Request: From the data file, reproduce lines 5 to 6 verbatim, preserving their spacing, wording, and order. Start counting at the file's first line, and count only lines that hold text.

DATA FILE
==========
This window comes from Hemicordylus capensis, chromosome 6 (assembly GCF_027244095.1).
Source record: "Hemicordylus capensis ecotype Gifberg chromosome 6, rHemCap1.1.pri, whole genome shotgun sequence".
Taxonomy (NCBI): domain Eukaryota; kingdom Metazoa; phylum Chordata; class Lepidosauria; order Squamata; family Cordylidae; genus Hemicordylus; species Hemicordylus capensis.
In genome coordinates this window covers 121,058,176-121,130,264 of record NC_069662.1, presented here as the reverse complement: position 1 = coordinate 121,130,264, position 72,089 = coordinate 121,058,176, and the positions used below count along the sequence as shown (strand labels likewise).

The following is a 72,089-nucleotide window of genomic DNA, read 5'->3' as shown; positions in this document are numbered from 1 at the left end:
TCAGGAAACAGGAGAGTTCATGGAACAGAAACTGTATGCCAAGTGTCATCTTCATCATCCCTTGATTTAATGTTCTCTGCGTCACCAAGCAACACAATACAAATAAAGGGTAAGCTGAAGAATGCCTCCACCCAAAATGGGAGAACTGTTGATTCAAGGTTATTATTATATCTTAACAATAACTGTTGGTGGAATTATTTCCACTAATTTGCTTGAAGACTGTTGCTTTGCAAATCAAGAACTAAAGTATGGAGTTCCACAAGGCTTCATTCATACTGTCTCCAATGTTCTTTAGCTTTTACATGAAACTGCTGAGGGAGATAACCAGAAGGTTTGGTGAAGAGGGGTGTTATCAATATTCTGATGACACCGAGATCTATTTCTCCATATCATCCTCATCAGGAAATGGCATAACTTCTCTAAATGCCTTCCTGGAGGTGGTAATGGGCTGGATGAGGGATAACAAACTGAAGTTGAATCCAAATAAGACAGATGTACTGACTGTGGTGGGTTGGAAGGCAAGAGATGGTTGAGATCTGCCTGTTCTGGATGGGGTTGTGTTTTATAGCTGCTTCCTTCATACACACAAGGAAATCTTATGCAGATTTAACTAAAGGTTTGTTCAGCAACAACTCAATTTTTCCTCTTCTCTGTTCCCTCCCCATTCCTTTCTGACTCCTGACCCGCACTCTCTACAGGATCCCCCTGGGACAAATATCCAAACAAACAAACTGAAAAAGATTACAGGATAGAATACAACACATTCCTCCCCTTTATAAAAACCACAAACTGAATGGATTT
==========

The following is a 72,089-nucleotide window of genomic DNA, read 5'->3' as shown; positions in this document are numbered from 1 at the left end:
TCAGGAAACAGGAGAGTTCATGGAACAGAAACTGTATGCCAAGTGTCATCTTCATCATCCCTTGATTTAATGTTCTCTGCGTCACCAAGCAACACAATACAAATAAAGGGTAAGCTGAAGAATGCCTCCACCCAAAATGGGAGAACTGTTGATTCAAGGTTATTATTATATCTTAACAATAACTGTTGGTGGAATTATTTCCACTAATTTGCTTGAAGACTGTTGCTTTGCAAATCAAGAACTAAAGTATGGAGTTCCACAAGGCTTCATTCATACTGTCTCCAATGTTCTTTAGCTTTTACATGAAACTGCTGAGGGAGATAACCAGAAGGTTTGGTGAAGAGGGGTGTTATCAATATTCTGATGACACCGAGATCTATTTCTCCATATCATCCTCATCAGGAAATGGCATAACTTCTCTAAATGCCTTCCTGGAGGTGGTAATGGGCTGGATGAGGGATAACAAACTGAAGTTGAATCCAAATAAGACAGATGTACTGACTGTGGTGGGTTGGAAGGCAAGAGATGGTTGAGATCTGCCTGTTCTGGATGGGGTTGTGTTTTATAGCTGCTTCCTTCATACACACAAGGAAATCTTATGCAGATTTAACTAAAGGTTTGTTCAGCAACAACTCAATTTTTCCTCTTCTCTGTTCCCTCCCCATTCCTTTCTGACTCCTGACCCGCACTCTCTACAGGATCCCCCTGGGACAAATATCCAAACAAACAAACTGAAAAAGATTACAGGATAGAATACAACACATTCCTCCCCTTTATAAAAACCACAAACTGAATGGATTT